FRINGEWORLD 2019: The Violent Years | 4 Stars

Review | Laura Money

Who would have thought that a 1950s exploitation movie (penned by Ed Wood) could be the source of a fresh 2018 musical that is part rockabilly and part indie rock? Director/writer Rachel Kerry has taken the scandalous movie and reclaimed the violence for the girls.

The Violent Years (1956) sees four teenage girls disillusioned with their affluent American lifestyles who decide to go on a rampage – in their own words – to fuck things up! It’s a rebellion in red – the hot blooded girls course with energy and pent-up rage as they explode into their microphones – it’s The Sex Pistols twenty years early wearing dresses. Kerry’s direction references not only the original film, but the crime/mobster genre itself with fast-paced, adrenaline-filled car chases, violence and robbery.

The music is part Patsy Cline, with the edge of Wanda Jackson and part indie/punk and it works. Sally Alrich-Smythe as Paula is the frontman – screaming into the microphone backed up by Elsa Cherlin, Lucy Green and Billie Miles bristling with energy, loudly delivering their singular brand of anarchy in a corruption of 1950s harmony groups – no longer sugar and spice.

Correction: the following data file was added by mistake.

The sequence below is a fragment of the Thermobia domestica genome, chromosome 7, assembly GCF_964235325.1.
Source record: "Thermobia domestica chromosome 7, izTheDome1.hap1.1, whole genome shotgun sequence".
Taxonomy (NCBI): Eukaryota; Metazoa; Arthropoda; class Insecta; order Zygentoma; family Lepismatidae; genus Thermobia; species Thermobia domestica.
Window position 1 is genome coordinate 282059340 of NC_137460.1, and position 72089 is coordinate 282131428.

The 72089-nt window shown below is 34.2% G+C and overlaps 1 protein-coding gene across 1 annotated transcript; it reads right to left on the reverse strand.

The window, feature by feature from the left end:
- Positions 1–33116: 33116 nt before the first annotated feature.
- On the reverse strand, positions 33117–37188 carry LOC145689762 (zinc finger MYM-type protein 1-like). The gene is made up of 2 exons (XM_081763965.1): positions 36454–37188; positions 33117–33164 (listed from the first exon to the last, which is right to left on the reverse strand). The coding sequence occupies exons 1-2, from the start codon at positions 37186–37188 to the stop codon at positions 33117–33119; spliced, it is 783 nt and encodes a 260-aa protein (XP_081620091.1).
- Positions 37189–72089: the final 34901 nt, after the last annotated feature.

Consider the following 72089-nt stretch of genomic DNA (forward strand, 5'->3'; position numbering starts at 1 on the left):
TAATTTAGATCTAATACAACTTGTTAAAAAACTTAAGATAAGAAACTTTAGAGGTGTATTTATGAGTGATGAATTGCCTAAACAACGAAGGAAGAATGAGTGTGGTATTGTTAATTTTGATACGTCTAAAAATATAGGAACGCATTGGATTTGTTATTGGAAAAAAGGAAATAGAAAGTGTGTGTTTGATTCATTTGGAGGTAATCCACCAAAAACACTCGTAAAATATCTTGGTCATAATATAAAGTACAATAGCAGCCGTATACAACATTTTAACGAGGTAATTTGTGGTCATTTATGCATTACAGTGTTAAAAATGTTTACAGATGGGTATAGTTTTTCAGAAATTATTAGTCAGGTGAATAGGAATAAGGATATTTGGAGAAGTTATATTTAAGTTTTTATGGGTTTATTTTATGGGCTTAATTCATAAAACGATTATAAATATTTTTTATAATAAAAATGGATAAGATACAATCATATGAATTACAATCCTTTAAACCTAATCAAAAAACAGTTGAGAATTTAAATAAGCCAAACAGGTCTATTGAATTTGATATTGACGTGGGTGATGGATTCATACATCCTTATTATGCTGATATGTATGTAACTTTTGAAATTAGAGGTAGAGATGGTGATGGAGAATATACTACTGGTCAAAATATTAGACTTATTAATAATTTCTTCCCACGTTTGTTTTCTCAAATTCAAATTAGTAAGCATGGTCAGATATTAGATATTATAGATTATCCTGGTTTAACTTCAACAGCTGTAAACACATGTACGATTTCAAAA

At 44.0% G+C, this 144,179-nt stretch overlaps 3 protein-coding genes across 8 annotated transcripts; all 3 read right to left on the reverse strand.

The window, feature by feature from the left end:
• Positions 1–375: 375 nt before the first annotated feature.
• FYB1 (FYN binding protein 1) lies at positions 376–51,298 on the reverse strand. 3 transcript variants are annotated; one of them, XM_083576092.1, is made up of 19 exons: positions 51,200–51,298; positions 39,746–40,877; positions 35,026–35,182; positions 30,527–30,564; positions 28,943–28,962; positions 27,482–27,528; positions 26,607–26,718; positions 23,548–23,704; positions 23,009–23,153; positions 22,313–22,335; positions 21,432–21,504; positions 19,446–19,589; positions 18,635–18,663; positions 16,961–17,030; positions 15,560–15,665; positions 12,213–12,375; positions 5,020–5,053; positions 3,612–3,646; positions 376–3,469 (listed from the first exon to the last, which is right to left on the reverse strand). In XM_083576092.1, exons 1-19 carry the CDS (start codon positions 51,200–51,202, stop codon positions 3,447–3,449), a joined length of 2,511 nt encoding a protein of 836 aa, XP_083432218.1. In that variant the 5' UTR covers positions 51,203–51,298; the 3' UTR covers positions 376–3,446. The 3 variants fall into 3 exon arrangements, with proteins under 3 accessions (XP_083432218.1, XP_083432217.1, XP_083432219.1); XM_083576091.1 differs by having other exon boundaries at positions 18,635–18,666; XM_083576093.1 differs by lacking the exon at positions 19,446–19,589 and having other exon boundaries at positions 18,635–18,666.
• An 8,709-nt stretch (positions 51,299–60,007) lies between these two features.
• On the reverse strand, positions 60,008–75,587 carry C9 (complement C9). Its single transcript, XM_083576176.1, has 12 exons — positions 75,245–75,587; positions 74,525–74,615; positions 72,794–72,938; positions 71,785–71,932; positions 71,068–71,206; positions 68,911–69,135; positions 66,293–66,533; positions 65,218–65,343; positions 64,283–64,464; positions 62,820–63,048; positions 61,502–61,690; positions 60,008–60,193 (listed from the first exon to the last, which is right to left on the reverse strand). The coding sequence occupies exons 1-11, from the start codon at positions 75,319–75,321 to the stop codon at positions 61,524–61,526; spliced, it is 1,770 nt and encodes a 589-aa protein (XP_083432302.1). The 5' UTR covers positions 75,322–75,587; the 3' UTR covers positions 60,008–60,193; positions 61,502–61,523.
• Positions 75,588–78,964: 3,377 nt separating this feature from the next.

The Violent Years (1956) is funny, clever, and angry. It gives women the platform to shout from the rooftops and challenge the gender and class norms epitomised in 1950s American culture. Adopting the roles of Mother and Father, and even Mob Boss – the young performers place their tongues firmly in their cheeks while acting as adults attempting to guide the youth. It takes the sensibilities of the 50s and dashes them on the altar of punk rock in the 21st century. Go and get riled up! It’s a great way to challenge society – these girls aren’t smiling for you – check out their resting violent face and don one yourself.

WHEN: 18 – 26 January 2019 | 9:30pm

WHERE: The Main Space | The Blue Room Theatre | FRINGE CENTRAL

INFO: Tickets $18 – $21 | Duration 60m | Age Suitability: M | Frequent coarse language | Themes of violence | COMEDY



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